An holy breathing in you rise,
With strong desires to God! that He'ill
Bless you in that day's exercise:
Well is that course like to be run,
That is with holy prayer begun.
Divine assistance thus implored,
your proper business set about,
While God does time and strength afford,
That you may finish it throughout.
What good to do, your hand does find,
Perform it with a cheerful mind.
An idle life by all means shun,
However great your incomes are;
Thousands have thereby been undone,
For 'tis the devil's surest snare:
Fly lustful sloth, and always find
work for your body or your mind.
Feed not too high, nor curious be
In pleasing of your appetite;
Plain things with nature best agree,
Too rich, and much, destroy her quite:
Let temperance, without more ado,
Be butler, cook, and carver too.
But moderation chiefly use
In drinking; of strong drinks take heed,
Reiterated cups refuse,
And take no more than you do need:
Who does himself o'ercharge with wine,
Makes, what God made a man, a swine.
A slave to the pipe by no means be,
Who but the devil on smoke would feed?
Since God was pleased to make you free,
Ne'er come in bondage to a weed.
He hit the mark, who all excess
Declared to be in drunkenness.
In all your dealings plainness use;
With honest gains yourself content;
Another's weakness don't abuse,
Nor use fair words to circumvent:
Who heaps up wealth by fraud and guile,
Heaps wrath unto himself mean while.
Be pitiful unto the poor,
Compassion of the needy take;
Relieve the hungry with your store,
Provision for the orphan make:
Who on the poor does freely spend,
To God, that well repays, does lend.
Of widows and of fatherless,
And such as can't themselves defend,
When force or fraud does them oppress,
Plead you the cause and stand their friend:
The helpless who from wrong protect,
May help themselves from God expect.
To justice steadfastly adhere,
Without respect to friend or foe;
Let neither flattery nor fear,
Make you against your judgment go:
Impartial stand; let nought prevail,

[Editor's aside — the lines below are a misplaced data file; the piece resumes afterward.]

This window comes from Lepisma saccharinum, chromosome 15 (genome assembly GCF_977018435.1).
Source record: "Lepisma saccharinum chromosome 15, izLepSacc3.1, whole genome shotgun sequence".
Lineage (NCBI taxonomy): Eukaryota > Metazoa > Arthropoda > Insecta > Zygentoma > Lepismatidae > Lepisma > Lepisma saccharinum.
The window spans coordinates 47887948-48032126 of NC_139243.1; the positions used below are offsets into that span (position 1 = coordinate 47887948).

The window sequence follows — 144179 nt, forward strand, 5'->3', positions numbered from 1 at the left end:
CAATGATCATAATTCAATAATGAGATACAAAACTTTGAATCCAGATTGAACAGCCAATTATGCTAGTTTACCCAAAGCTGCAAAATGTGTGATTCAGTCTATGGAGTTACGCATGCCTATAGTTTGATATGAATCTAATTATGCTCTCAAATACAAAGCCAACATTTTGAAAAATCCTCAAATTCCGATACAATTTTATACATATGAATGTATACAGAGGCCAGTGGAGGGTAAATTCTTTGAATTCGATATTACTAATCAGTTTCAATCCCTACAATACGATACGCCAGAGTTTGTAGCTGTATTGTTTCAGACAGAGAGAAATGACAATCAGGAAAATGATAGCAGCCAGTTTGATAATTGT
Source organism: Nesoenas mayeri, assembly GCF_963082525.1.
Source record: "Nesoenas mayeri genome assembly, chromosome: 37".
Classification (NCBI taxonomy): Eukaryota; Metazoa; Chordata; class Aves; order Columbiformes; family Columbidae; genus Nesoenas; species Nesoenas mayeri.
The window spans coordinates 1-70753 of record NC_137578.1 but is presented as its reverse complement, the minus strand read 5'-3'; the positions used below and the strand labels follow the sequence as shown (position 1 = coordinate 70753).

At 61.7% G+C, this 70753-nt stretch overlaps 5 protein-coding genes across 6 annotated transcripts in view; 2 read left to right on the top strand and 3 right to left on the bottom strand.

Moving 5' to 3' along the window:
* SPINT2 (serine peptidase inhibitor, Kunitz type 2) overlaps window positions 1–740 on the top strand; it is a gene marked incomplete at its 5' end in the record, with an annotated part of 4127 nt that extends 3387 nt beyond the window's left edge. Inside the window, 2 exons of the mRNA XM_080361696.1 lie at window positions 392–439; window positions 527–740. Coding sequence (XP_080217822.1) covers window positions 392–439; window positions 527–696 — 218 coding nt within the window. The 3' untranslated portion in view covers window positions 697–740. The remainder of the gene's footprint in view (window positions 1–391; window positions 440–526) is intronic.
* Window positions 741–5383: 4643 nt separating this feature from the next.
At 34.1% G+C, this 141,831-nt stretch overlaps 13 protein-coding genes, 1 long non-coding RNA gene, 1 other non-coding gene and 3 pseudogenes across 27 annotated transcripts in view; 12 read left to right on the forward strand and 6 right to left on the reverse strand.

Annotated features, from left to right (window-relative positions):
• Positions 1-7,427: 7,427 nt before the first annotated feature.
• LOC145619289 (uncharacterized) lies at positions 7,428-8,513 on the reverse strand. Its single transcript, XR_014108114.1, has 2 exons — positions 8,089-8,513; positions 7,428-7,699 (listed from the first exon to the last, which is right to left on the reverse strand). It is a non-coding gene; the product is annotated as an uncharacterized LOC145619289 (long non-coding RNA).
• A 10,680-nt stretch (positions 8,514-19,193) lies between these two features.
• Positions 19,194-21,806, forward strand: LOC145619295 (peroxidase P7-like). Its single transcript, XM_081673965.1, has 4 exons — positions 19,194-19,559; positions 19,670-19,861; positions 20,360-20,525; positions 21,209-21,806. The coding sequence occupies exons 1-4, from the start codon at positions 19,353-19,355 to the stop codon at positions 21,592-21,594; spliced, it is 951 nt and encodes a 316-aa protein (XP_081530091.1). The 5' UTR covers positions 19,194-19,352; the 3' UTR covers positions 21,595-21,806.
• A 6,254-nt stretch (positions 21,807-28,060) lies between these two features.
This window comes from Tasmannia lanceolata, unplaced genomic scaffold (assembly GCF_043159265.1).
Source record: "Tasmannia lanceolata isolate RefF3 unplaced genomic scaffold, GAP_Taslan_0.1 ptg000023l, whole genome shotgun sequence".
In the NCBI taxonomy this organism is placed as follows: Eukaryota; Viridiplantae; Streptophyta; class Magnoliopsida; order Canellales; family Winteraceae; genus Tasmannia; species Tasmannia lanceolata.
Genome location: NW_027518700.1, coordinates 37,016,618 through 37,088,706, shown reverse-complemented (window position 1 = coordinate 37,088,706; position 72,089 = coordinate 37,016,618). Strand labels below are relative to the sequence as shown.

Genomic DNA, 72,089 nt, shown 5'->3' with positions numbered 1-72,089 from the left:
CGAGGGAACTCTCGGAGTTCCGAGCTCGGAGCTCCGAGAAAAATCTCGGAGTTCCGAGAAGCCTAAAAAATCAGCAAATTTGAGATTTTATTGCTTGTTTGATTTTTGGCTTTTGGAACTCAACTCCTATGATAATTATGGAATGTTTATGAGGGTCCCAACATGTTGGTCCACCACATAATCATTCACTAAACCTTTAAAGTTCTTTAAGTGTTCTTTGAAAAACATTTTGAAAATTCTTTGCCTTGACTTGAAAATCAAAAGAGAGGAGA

But right alone, to turn the scale.
Of pride and stateliness beware,
An haughty look and scornful eye;
Vain-glory shun, self-praise forbear,
all vaunting and ambition fly:
For of all fools, pronounce I durst,
The self-conceited fool the worst.
Be hospitable, let your door
To strangers open freely stand;
And if their need your help implore,
Dismiss them with a liberal hand:
Some have, receiving unknown guest,
With angels company been blessed.
Among your neighbors live in peace,
Occasions of contention shun;
Use all just means that strife may cease,
Wherever you find it is begun:
Rememb'ring who it was that said,
They blessed shall be that peace have made.
In friendship constant be and true,
your friend in danger stand you by,
Forsake him not whatever ensue,
But for him even dare to die:
Who in true friendship are combined,
Have in two bodies but one mind.
If you prefer a married life,
Let not a blind affection guide,
But in the choosing of a wife,
Let sound discretion find the bride:
Yet like and love before you take—
What off again you can not shake.
When having chose, you now are wed,
Still bear in mind what you did grant;
Be faithful to your marriage bed,
And keep your solemn covenant:
Who violate the nuptial ties,
Make God and man their enemies.
If children you obtain, their will
Subdue betimes, before it grows strong;
Indulge them not in ought that's ill,
Lest both yourself and them you wrong:
Who let their children headstrong grow,
Make sure their own and children's woe.
Toward your servants gentle be,
Not ruling with a rigorous hand;
The less imperious you they see,
The more you'll have 'em at command:
He best is served throughout the year,
That's served more for love than fear.
To all be affable and kind,
Not surly and morose, but free;
By courteous carriage others bind,
To love, regard, and honor you:
Of all the ways for rising high,
The safest is humility.
Your anger, though provoked, restrain;
Her perfect work let patience have;
By gentle bearing, you may gain
Him that the provocation gave:
A soft reply makes anger cease,
But hasty words will strife increase.
In your whole course, still have your eye
To God; His aid therein implore;
On Him in all, for all, rely;
Him with an upright heart adore:
A blessing you must needs attend,
Who does with God begin and end.
I commune with my own heart.
Grateful sensations urge my voice, O lend
Your sacred ear! my Father, God, and friend,
Assist the strain, while by reflection led,
I backward view the years gone over my head.
As far as my frail memory can trace,
I find vestiges of your love and grace;
Through every period of my life, I see
Your saving providence and clemency;
There's scarce a day, through the revolving year,
But I remark some token of your care:
A sense of which deeply impressed my mind,
Humbled my heart, and made my soul resigned;
Engaged me oft to cry, on bended knee,
Draw me O God! and I'll run after thee.
And should you deign a competence to give,
your laws shall be revered while I live;
And when I die, admitted to your throne,
In endless praise my gratitude be shown.
But on your mercy still must I confide,
For though I vowed, yet I have stepped aside,
Infringed your laws, your statutes unrevered,
And the first nature has too much appeared;
So that I may this fair confession make,
The Spirit's willing, but the flesh is weak.
Therefore I beg, O! let your grace subdue
Each erring passion, and my heart renew,
That to my friends, I this account may give,
Like pious Paul, I'm dead, and yet, I live!
And now the life, that animates this clod,
Leans on the faith of the dear Son of God,